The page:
In addition to collage, Ernst used techniques such as frottage (‘pencil rubbings of such things as wood grain, fabric, or leaves’) and decalcomania (‘the technique of transferring paint from one surface to another by pressing the two surfaces together’). The ‘accidental patterns and textures’ resulting from these techniques   can be seen in drawings such as The Great Forest (1927) and The Temptation of St. Anthony (1945). His activities subsequently increased on sculpture, using improvised techniques. For example in Oedipus (1934), Ernst used ‘a stack of precariously balanced wooden pails to form a belligerent-looking phallic image’. 

Man Ray 

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Man Ray is a photographer, painter, and filmmaker, as well as ‘the only American to play a major role in both the Dada and Surrealist movements’. Upon meeting Marcel Duchamp, they collaborated on many inventions and eventually formed the ‘New York group of Dada artists’, and Ray began to produce ‘ready-mades’, ‘commercially manufactured objects that he designated as works of art’. Although trained as an abstract painter, Ray ‘eventually disregarded the traditional superiority painting held over photography and happily moved between different forms’. He held on to the idea that ‘motivating a work of art was more important than the work of art itself’. 

Concerning photography, Ray experimented with different methods such as ‘rediscovering how to make ‘cameraless’ pictures’ (photograms or ‘rayographs’) – he did so by ‘placing objects directly on light-sensitive paper, which he exposed to light and developed’. He also experimented with solarisation, ‘which renders part of a photographic image negative and part positive by exposing a print or negative to a flash of light during development’. Ray then experimented with portraiture; some of his works involved giving one sitter ‘three pairs of eyes’, photographically superimposing ‘sound holes’ onto the photograph of the back of a female nude, resembling that of a violin. 

Ray also made films. One such example, Le Retour a la raison (1923), is an indication of the ‘rayograph technique’, where he made patterns with salt, pepper, tacks, and pins. 

Dada-Inspired Artists
I. Lola Dupre

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Lola Dupre is a multicultural collage artist and illustrator, creating ‘surreal and fragmented portraits’ with ‘multiple prints of the same image in different sizes’ combined in one piece, portraying ‘beautiful distortions of the human form’. Using paper, scissors, and glue, Dupre’s portraits twists ‘conventional fashion imagery to speak to our fragmented ideas of self’, questions body image issues, and ‘affirms our desire to break free from limiting perceptions around culture and gender’.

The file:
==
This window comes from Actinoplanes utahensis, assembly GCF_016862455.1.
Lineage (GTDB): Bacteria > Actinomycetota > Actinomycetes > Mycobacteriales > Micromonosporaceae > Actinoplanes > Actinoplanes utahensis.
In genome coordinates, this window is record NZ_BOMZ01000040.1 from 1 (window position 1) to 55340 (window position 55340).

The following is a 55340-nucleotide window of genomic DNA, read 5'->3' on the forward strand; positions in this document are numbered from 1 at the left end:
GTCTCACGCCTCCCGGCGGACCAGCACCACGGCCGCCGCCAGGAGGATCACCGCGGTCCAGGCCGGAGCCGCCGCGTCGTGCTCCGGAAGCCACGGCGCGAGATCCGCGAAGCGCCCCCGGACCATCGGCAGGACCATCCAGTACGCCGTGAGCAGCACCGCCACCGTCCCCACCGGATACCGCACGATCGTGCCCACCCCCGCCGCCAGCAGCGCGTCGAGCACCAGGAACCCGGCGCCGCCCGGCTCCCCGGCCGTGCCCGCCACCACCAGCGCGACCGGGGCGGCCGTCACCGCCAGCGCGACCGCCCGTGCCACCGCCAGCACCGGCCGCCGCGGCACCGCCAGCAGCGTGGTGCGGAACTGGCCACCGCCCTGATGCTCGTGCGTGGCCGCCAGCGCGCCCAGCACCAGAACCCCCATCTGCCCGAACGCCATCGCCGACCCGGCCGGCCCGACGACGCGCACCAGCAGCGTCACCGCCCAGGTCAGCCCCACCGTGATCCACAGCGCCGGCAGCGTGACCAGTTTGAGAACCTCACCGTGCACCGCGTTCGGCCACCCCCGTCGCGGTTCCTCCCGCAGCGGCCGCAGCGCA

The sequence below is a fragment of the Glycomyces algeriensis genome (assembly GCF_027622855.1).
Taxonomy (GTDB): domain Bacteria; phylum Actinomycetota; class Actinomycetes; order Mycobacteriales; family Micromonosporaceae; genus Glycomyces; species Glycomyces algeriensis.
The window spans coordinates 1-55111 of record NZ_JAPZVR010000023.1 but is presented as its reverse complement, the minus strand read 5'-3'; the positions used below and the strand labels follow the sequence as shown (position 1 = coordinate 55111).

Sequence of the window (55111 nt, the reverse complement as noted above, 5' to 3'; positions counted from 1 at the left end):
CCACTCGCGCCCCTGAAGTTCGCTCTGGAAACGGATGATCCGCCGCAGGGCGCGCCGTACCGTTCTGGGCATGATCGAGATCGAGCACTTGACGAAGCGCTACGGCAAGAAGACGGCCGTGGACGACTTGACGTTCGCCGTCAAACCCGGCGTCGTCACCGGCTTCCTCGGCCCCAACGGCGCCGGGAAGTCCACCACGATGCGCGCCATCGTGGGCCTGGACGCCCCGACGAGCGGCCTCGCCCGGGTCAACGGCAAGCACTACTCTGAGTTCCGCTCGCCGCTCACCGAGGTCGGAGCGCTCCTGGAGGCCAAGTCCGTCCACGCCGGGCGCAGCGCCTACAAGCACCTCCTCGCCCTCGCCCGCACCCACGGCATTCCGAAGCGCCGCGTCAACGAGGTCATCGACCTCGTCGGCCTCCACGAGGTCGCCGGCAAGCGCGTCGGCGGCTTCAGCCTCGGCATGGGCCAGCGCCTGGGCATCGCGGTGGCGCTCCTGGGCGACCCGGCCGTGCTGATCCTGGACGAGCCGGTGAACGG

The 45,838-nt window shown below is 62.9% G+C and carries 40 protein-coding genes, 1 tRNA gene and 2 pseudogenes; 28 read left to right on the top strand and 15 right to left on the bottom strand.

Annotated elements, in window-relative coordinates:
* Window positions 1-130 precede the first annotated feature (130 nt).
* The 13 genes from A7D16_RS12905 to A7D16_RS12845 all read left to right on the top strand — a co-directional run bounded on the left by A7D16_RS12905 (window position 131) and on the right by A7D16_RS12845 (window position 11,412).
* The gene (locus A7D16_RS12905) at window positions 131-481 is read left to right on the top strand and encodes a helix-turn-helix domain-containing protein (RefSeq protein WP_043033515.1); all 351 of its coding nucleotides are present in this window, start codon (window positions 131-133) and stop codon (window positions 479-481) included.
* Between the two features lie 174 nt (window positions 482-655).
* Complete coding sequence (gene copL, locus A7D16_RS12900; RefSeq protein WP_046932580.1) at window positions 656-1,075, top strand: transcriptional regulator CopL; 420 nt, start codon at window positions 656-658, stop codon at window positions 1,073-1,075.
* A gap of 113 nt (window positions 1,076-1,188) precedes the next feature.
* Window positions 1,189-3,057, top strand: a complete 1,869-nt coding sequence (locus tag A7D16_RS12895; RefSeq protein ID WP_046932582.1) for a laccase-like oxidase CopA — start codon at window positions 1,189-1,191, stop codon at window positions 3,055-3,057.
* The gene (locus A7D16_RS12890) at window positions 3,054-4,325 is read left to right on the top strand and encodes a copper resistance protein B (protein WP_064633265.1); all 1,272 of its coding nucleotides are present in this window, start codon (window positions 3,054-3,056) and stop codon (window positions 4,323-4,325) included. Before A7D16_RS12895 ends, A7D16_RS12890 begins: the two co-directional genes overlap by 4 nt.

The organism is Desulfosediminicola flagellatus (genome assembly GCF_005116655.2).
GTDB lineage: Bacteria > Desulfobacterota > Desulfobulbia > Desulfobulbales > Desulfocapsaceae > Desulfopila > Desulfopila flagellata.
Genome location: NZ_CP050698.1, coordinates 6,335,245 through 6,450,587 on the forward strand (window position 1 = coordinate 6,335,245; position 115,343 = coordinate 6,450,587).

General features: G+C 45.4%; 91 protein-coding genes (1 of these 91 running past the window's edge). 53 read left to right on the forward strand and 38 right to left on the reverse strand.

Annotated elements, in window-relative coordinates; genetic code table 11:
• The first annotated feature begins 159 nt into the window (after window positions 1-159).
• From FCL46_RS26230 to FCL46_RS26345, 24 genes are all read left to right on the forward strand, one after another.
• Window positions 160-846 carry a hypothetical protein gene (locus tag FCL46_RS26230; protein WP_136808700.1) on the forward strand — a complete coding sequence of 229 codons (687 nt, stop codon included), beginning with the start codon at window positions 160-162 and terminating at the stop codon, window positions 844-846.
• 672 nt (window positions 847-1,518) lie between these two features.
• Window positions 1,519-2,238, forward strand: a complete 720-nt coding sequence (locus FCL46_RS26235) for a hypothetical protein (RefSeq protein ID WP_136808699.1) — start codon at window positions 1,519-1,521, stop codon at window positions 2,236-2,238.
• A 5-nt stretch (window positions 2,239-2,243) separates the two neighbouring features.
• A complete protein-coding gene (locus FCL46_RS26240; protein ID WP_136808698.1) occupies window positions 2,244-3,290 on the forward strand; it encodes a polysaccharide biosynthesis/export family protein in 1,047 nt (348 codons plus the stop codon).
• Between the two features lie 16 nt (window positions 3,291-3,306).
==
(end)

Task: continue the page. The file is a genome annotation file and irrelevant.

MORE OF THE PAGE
'Dada was about juxtapositions of the world... Dada is the background noise, the unavoidable memories that influence many works' - Lola Dupre

Learning Points

  • Dadaism: A nihilistic and anti-aesthetic arts movement that flourished in the early 20th century
  • Hoch’s use of metaphoric and ambiguous imagery, allowing viewers to form their own interpretations 
  • Hoch’s use of figural elements, and later focus on shapes and colours 
  • Ernst’s blending of personal memory and collective myth
  • Methods of frottage and decalcomania in creating patterns and textures
  • Making patterns using objects – Ray’s use of salt, pepper, tacks, and pins

Russian Constructivism 

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Russian Constructivism ‘was a particularly austere branch of abstract art founded by Vladimir Tatlin and Alexander Rodcehnko’ in Russia around 1915. Although it was suppressed in Russia in the 1920s, it was brought to the West (by Naum Gabo and Antoine Pevsner) and has been ‘a major influence on modern sculpture’. Constructivism was also deemed as ‘the last and most influential modern art movement to flourish in Russia in the 20th century’. 

'The material formation of the object is to be substituted for its aesthetic combination. The object is to be treated as a whole and thus will be of no discernible 'style' but simply a product of an industrial order... Constructivism is a purely technical mastery and organisation of materials.' - Russian artists in Lef